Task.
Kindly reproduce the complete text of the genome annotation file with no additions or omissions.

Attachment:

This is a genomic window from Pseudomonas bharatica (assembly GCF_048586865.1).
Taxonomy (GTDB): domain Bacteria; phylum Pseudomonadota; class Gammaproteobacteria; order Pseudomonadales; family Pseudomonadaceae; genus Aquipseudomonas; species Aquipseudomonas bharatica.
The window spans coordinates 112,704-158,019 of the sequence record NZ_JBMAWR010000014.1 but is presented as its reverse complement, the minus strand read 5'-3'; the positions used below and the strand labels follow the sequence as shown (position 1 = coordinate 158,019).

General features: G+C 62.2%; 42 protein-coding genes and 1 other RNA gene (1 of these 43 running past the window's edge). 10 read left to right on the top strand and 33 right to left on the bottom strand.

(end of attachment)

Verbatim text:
This is a genomic window from Pseudomonas bharatica (assembly GCF_048586865.1).
Taxonomy (GTDB): domain Bacteria; phylum Pseudomonadota; class Gammaproteobacteria; order Pseudomonadales; family Pseudomonadaceae; genus Aquipseudomonas; species Aquipseudomonas bharatica.
The window spans coordinates 112,704-158,019 of the sequence record NZ_JBMAWR010000014.1 but is presented as its reverse complement, the minus strand read 5'-3'; the positions used below and the strand labels follow the sequence as shown (position 1 = coordinate 158,019).

General features: G+C 62.2%; 42 protein-coding genes and 1 other RNA gene (1 of these 43 running past the window's edge). 10 read left to right on the top strand and 33 right to left on the bottom strand.